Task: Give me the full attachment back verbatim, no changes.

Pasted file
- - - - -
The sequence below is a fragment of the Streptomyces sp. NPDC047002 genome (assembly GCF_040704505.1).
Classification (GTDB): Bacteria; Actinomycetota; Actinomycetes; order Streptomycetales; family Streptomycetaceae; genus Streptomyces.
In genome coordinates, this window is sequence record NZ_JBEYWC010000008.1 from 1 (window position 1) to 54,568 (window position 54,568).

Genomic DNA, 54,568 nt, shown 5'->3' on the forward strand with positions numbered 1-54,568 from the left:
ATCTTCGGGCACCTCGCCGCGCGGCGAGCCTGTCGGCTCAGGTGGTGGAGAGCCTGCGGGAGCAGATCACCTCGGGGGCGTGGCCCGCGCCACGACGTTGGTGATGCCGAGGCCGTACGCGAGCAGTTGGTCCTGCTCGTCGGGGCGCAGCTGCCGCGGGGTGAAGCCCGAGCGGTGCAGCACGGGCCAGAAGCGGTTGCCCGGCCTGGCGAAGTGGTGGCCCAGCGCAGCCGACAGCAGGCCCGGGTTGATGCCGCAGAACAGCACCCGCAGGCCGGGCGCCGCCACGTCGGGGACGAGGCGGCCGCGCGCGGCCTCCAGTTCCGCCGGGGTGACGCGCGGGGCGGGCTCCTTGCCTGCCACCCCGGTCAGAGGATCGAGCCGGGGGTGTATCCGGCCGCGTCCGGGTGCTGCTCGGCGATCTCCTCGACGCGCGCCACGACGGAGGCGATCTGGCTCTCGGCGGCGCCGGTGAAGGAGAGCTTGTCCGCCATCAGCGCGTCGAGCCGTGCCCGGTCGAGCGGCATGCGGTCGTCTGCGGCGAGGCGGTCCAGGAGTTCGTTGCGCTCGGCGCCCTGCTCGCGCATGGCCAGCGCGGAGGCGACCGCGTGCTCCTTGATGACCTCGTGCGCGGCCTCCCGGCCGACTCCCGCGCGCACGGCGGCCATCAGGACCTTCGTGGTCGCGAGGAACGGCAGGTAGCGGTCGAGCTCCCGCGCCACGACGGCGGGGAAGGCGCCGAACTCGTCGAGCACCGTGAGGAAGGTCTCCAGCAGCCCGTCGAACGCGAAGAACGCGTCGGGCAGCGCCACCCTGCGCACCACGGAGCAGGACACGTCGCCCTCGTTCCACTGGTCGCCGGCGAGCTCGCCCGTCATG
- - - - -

The sequence below is a fragment of the Streptomyces sp. NPDC047002 genome (assembly GCF_040704505.1).
Classification (GTDB): Bacteria; Actinomycetota; Actinomycetes; order Streptomycetales; family Streptomycetaceae; genus Streptomyces.
In genome coordinates, this window is sequence record NZ_JBEYWC010000008.1 from 1 (window position 1) to 54,568 (window position 54,568).

Genomic DNA, 54,568 nt, shown 5'->3' on the forward strand with positions numbered 1-54,568 from the left:
ATCTTCGGGCACCTCGCCGCGCGGCGAGCCTGTCGGCTCAGGTGGTGGAGAGCCTGCGGGAGCAGATCACCTCGGGGGCGTGGCCCGCGCCACGACGTTGGTGATGCCGAGGCCGTACGCGAGCAGTTGGTCCTGCTCGTCGGGGCGCAGCTGCCGCGGGGTGAAGCCCGAGCGGTGCAGCACGGGCCAGAAGCGGTTGCCCGGCCTGGCGAAGTGGTGGCCCAGCGCAGCCGACAGCAGGCCCGGGTTGATGCCGCAGAACAGCACCCGCAGGCCGGGCGCCGCCACGTCGGGGACGAGGCGGCCGCGCGCGGCCTCCAGTTCCGCCGGGGTGACGCGCGGGGCGGGCTCCTTGCCTGCCACCCCGGTCAGAGGATCGAGCCGGGGGTGTATCCGGCCGCGTCCGGGTGCTGCTCGGCGATCTCCTCGACGCGCGCCACGACGGAGGCGATCTGGCTCTCGGCGGCGCCGGTGAAGGAGAGCTTGTCCGCCATCAGCGCGTCGAGCCGTGCCCGGTCGAGCGGCATGCGGTCGTCTGCGGCGAGGCGGTCCAGGAGTTCGTTGCGCTCGGCGCCCTGCTCGCGCATGGCCAGCGCGGAGGCGACCGCGTGCTCCTTGATGACCTCGTGCGCGGCCTCCCGGCCGACTCCCGCGCGCACGGCGGCCATCAGGACCTTCGTGGTCGCGAGGAACGGCAGGTAGCGGTCGAGCTCCCGCGCCACGACGGCGGGGAAGGCGCCGAACTCGTCGAGCACCGTGAGGAAGGTCTCCAGCAGCCCGTCGAACGCGAAGAACGCGTCGGGCAGCGCCACCCTGCGCACCACGGAGCAGGACACGTCGCCCTCGTTCCACTGGTCGCCGGCGAGCTCGCCCGTCATG